Adding a new per atom variable in the source code

    Dear Axel,

    I'm trying out both the fix:array and the find_custom options you
    proposed.

    I'm now able to define new variables through the lammps_command
    function and find them again through the code snippet below.

    int tmp = -1;
    int n = lmp->atom->find_custom("d_xDuDt",tmp);
    double *dvector = lmp->atom->dvector[n];

    How can I now write to individual atoms?

    Given that I have nlocal atoms on my MPI rank and I know the index
    of the atom of interest "atomI", I'd like to write a new double to
    dvector[atomI] or to lmp->atom->dvector[n][atomI]. If tried it in
    this manner but I get an error and gdb isn't very informative about
    it (only gives me the line).

Long story short, problem in chair, not in computer. Thanks for the
elaborate reply though. I had to search for "xDuDt" rather than
"d_xDuDt", otherwise you get -1 as a dvector index and the code crashed
due to out of bound array indexing. Could be prevented by a simple "if(n
< 0)" check.

​it is not clear what you are referring to as "index". atoms in LAMMPS
have an "atom id", which is stored in atom->tag. this "tag" value is
the atom id used in a data file or the "id" field in a dump file. these
allow to address atoms globally.

With index I mean the index of the atom in a for loop over local atoms
on the rank/ local domain.

I keep track of them by using a lmpCpuId variable which is just a place
holder for the MPI_Comm_rank() output. This way I only send stuff to the
local domain atoms. The reason this is needed is that OpenFoam has a
mesh based decomposition and a particle may reside on a different processor.

In the coupling lib function I match the "atom id" between the incoming
info and the local atoms by sorting the tag arrays and looping over the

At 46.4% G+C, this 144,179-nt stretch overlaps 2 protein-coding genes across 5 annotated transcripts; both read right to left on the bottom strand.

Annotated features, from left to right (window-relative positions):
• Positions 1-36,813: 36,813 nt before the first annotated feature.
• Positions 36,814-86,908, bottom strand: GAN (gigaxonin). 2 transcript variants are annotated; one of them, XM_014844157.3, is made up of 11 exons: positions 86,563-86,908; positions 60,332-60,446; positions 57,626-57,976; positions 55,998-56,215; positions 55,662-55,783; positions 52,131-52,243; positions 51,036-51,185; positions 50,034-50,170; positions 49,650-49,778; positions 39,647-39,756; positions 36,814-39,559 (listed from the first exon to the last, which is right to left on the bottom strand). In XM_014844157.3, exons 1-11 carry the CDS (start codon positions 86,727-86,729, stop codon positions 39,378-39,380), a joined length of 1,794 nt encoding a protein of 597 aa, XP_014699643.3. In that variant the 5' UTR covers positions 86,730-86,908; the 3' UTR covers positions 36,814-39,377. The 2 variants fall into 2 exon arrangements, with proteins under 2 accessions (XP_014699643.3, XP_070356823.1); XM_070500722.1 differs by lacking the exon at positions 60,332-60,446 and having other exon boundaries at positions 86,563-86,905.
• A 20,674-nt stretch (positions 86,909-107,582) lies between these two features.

indexes (I hope the way I put it here make sense to you). That way I
don't have to care about the order are in, I jsut make sure the atom
od's are unique (they should be of course).

This was all pre-implemented in the sediFoam framework by Heng Xiao et
al. ( GitHub - xiaoh/sediFoam: CFD-DEM Solver with emphasis on sediment transport ). I just ported the whole thing
to the latest lammps version and modified some things on the openfoam side.

however, the per-atom storage, is associated with atoms and they are
distributed and in a different order. you have the "local" atoms​ (i.e.
atoms owned by a subdomain == MPI rank) between index 0 and nlocal and
"ghost" atoms (copies of atoms from neighboring subdomains up to the
communication cutoff) between nlocal and nlocal+nghost. to get the
global atom id from a local or ghost atom, you look at atom->tag[i] you
will get the global atom id of an atom, and the function atom->map(id)
will return the local atom index or -1 from a global atom id. index ==
-1 means, this atom is not present on the local MPI rank.

Question though, will the following command give me back ghost atom tags
or only local atom tags ?

LAMMPS *lmp = (LAMMPS * ) ptr;
int *tag = lmp->atom->tag

if you are looping over atom indices from neighbor lists, be aware that
those are using local indices and in the jlist, atoms indices may be
"decorated" with extra bits, when an atom is connected via a bond or
angle or dihedral interaction and "special_bond" scaling factors are
applied.

I just do granular stuff without bonds etc, but I'll look into this as a
precaution.

if you want gdb to be more helpful, please compile without optimization
and with -g. then gcc won't optimize away loop indices or other
temporary variables and you can look up their values as expected.

I still had some optimizing flags in the makefile, lazy of me sorry.
Removed them and now it's more helpful.

​[...]​

Question though, will the following command give me back ghost atom tags
or only local atom tags ?

LAMMPS *lmp = (LAMMPS * ) ptr;
int *tag = lmp->atom->tag

​this will work for local and ghost atoms​

> if you are looping over atom indices from neighbor lists, be aware that
> those are using local indices and in the jlist, atoms indices may be
> "decorated" with extra bits, when an atom is connected via a bond or
> angle or dihedral interaction and "special_bond" scaling factors are
> applied.
>
I just do granular stuff without bonds etc, but I'll look into this as a
precaution.

​ignoring the special_bonds bits is done by simply applying & NEIGHMASK to
the innerloop indices (usually indexed by j)​.

​axel.​